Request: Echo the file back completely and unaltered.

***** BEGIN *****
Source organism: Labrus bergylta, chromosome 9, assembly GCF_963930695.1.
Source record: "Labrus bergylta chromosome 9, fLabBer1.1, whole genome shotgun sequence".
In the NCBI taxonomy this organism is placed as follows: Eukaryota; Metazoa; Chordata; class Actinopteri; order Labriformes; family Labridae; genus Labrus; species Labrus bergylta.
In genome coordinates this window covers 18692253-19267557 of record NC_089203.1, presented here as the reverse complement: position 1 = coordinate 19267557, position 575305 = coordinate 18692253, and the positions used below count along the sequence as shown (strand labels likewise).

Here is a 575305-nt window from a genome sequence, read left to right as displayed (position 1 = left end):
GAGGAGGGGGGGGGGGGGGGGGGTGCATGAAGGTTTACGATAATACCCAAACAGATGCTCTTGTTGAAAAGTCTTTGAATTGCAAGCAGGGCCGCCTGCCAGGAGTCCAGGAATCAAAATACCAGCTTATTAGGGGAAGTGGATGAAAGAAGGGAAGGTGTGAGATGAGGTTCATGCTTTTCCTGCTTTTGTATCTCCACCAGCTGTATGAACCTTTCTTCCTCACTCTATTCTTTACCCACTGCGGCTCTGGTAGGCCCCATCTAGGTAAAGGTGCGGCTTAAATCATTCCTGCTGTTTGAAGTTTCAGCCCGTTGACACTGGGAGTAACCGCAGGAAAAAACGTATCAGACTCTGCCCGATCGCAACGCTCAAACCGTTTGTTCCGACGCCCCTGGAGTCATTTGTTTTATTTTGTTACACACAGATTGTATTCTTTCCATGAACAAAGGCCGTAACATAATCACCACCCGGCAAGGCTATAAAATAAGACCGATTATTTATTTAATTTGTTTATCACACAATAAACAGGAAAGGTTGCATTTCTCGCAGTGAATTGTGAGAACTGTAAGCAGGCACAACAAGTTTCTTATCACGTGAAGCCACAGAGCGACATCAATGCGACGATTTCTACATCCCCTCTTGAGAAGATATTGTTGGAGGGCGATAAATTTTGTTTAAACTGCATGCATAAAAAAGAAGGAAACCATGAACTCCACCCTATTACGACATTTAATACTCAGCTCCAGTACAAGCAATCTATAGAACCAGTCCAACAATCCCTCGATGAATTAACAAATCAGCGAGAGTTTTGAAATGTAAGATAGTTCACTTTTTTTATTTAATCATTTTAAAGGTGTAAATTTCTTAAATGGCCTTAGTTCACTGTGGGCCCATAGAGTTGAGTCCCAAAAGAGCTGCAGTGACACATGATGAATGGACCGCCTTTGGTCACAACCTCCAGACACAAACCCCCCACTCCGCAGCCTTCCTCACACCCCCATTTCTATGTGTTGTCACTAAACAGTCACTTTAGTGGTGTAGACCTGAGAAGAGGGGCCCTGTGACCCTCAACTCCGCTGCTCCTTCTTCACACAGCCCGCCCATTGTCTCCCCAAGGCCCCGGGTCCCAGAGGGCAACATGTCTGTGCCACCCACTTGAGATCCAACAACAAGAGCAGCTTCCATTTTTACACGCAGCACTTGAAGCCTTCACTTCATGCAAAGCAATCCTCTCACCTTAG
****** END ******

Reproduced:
Source organism: Labrus bergylta, chromosome 9, assembly GCF_963930695.1.
Source record: "Labrus bergylta chromosome 9, fLabBer1.1, whole genome shotgun sequence".
In the NCBI taxonomy this organism is placed as follows: Eukaryota; Metazoa; Chordata; class Actinopteri; order Labriformes; family Labridae; genus Labrus; species Labrus bergylta.
In genome coordinates this window covers 18692253-19267557 of record NC_089203.1, presented here as the reverse complement: position 1 = coordinate 19267557, position 575305 = coordinate 18692253, and the positions used below count along the sequence as shown (strand labels likewise).

Here is a 575305-nt window from a genome sequence, read left to right as displayed (position 1 = left end):
GAGGAGGGGGGGGGGGGGGGGGGTGCATGAAGGTTTACGATAATACCCAAACAGATGCTCTTGTTGAAAAGTCTTTGAATTGCAAGCAGGGCCGCCTGCCAGGAGTCCAGGAATCAAAATACCAGCTTATTAGGGGAAGTGGATGAAAGAAGGGAAGGTGTGAGATGAGGTTCATGCTTTTCCTGCTTTTGTATCTCCACCAGCTGTATGAACCTTTCTTCCTCACTCTATTCTTTACCCACTGCGGCTCTGGTAGGCCCCATCTAGGTAAAGGTGCGGCTTAAATCATTCCTGCTGTTTGAAGTTTCAGCCCGTTGACACTGGGAGTAACCGCAGGAAAAAACGTATCAGACTCTGCCCGATCGCAACGCTCAAACCGTTTGTTCCGACGCCCCTGGAGTCATTTGTTTTATTTTGTTACACACAGATTGTATTCTTTCCATGAACAAAGGCCGTAACATAATCACCACCCGGCAAGGCTATAAAATAAGACCGATTATTTATTTAATTTGTTTATCACACAATAAACAGGAAAGGTTGCATTTCTCGCAGTGAATTGTGAGAACTGTAAGCAGGCACAACAAGTTTCTTATCACGTGAAGCCACAGAGCGACATCAATGCGACGATTTCTACATCCCCTCTTGAGAAGATATTGTTGGAGGGCGATAAATTTTGTTTAAACTGCATGCATAAAAAAGAAGGAAACCATGAACTCCACCCTATTACGACATTTAATACTCAGCTCCAGTACAAGCAATCTATAGAACCAGTCCAACAATCCCTCGATGAATTAACAAATCAGCGAGAGTTTTGAAATGTAAGATAGTTCACTTTTTTTATTTAATCATTTTAAAGGTGTAAATTTCTTAAATGGCCTTAGTTCACTGTGGGCCCATAGAGTTGAGTCCCAAAAGAGCTGCAGTGACACATGATGAATGGACCGCCTTTGGTCACAACCTCCAGACACAAACCCCCCACTCCGCAGCCTTCCTCACACCCCCATTTCTATGTGTTGTCACTAAACAGTCACTTTAGTGGTGTAGACCTGAGAAGAGGGGCCCTGTGACCCTCAACTCCGCTGCTCCTTCTTCACACAGCCCGCCCATTGTCTCCCCAAGGCCCCGGGTCCCAGAGGGCAACATGTCTGTGCCACCCACTTGAGATCCAACAACAAGAGCAGCTTCCATTTTTACACGCAGCACTTGAAGCCTTCACTTCATGCAAAGCAATCCTCTCACCTTAG